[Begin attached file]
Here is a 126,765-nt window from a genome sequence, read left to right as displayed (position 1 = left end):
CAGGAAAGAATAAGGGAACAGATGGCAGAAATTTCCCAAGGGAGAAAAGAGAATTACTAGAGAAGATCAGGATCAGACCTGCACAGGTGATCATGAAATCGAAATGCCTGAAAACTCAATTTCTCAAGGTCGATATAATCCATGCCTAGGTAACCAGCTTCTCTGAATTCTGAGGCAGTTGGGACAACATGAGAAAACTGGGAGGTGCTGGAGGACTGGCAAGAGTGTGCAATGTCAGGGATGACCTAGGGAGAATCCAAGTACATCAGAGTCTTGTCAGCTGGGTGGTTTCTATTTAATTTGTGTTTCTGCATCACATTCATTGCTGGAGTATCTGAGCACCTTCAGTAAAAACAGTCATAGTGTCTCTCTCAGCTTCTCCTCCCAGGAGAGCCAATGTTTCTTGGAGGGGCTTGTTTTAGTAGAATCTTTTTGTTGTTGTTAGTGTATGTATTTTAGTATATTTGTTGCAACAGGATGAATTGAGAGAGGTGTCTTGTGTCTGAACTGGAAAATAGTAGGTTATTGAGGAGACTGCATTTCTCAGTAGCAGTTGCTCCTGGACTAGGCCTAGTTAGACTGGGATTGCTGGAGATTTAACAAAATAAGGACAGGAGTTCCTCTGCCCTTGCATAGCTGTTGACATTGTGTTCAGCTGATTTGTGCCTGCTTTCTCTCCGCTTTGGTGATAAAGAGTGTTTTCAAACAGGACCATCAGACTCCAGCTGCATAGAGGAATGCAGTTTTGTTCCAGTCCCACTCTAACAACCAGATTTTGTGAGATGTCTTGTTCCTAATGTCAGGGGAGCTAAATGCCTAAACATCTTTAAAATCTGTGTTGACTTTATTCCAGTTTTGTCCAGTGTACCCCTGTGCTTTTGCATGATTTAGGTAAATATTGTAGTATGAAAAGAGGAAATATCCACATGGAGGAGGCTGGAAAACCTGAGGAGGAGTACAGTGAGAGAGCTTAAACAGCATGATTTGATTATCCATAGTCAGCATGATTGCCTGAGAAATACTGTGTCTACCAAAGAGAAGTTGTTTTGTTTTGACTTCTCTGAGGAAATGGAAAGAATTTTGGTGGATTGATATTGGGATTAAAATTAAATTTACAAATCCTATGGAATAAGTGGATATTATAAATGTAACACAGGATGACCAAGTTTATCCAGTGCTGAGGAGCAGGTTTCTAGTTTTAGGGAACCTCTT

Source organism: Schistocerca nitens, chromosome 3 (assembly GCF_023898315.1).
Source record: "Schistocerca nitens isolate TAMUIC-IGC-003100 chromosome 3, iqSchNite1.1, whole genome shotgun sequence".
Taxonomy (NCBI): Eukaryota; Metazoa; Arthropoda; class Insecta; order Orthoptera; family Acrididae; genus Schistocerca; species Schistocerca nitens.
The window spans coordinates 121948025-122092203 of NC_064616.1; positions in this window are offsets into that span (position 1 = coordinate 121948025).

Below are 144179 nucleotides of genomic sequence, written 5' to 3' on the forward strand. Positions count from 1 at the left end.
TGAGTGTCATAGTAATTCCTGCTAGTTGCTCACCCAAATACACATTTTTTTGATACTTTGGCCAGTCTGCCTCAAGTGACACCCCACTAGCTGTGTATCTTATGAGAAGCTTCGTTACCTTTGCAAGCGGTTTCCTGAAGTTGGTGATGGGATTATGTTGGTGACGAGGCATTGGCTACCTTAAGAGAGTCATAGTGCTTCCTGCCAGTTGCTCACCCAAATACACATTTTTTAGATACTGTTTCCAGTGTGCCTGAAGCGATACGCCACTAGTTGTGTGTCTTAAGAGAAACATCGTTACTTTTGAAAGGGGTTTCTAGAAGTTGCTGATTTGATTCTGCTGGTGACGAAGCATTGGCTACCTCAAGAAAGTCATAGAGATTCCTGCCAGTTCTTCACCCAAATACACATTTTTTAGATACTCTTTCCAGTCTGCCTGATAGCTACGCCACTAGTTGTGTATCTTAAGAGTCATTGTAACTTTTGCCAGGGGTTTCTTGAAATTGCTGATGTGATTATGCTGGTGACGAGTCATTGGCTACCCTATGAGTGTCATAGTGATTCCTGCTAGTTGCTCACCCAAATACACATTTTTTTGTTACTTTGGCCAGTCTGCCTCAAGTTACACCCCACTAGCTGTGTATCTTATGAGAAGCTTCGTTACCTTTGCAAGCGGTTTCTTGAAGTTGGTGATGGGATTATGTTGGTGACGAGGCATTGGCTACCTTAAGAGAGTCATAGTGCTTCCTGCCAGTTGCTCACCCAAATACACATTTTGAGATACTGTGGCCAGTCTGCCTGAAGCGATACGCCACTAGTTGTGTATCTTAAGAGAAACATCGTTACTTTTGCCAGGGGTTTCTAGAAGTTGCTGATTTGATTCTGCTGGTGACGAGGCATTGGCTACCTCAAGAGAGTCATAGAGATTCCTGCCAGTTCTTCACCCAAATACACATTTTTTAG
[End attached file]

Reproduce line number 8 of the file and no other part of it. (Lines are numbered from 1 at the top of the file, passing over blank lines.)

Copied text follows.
TGAGTGTCATAGTAATTCCTGCTAGTTGCTCACCCAAATACACATTTTTTTGATACTTTGGCCAGTCTGCCTCAAGTGACACCCCACTAGCTGTGTATCTTATGAGAAGCTTCGTTACCTTTGCAAGCGGTTTCCTGAAGTTGGTGATGGGATTATGTTGGTGACGAGGCATTGGCTACCTTAAGAGAGTCATAGTGCTTCCTGCCAGTTGCTCACCCAAATACACATTTTTTAGATACTGTTTCCAGTGTGCCTGAAGCGATACGCCACTAGTTGTGTGTCTTAAGAGAAACATCGTTACTTTTGAAAGGGGTTTCTAGAAGTTGCTGATTTGATTCTGCTGGTGACGAAGCATTGGCTACCTCAAGAAAGTCATAGAGATTCCTGCCAGTTCTTCACCCAAATACACATTTTTTAGATACTCTTTCCAGTCTGCCTGATAGCTACGCCACTAGTTGTGTATCTTAAGAGTCATTGTAACTTTTGCCAGGGGTTTCTTGAAATTGCTGATGTGATTATGCTGGTGACGAGTCATTGGCTACCCTATGAGTGTCATAGTGATTCCTGCTAGTTGCTCACCCAAATACACATTTTTTTGTTACTTTGGCCAGTCTGCCTCAAGTTACACCCCACTAGCTGTGTATCTTATGAGAAGCTTCGTTACCTTTGCAAGCGGTTTCTTGAAGTTGGTGATGGGATTATGTTGGTGACGAGGCATTGGCTACCTTAAGAGAGTCATAGTGCTTCCTGCCAGTTGCTCACCCAAATACACATTTTGAGATACTGTGGCCAGTCTGCCTGAAGCGATACGCCACTAGTTGTGTATCTTAAGAGAAACATCGTTACTTTTGCCAGGGGTTTCTAGAAGTTGCTGATTTGATTCTGCTGGTGACGAGGCATTGGCTACCTCAAGAGAGTCATAGAGATTCCTGCCAGTTCTTCACCCAAATACACATTTTTTAG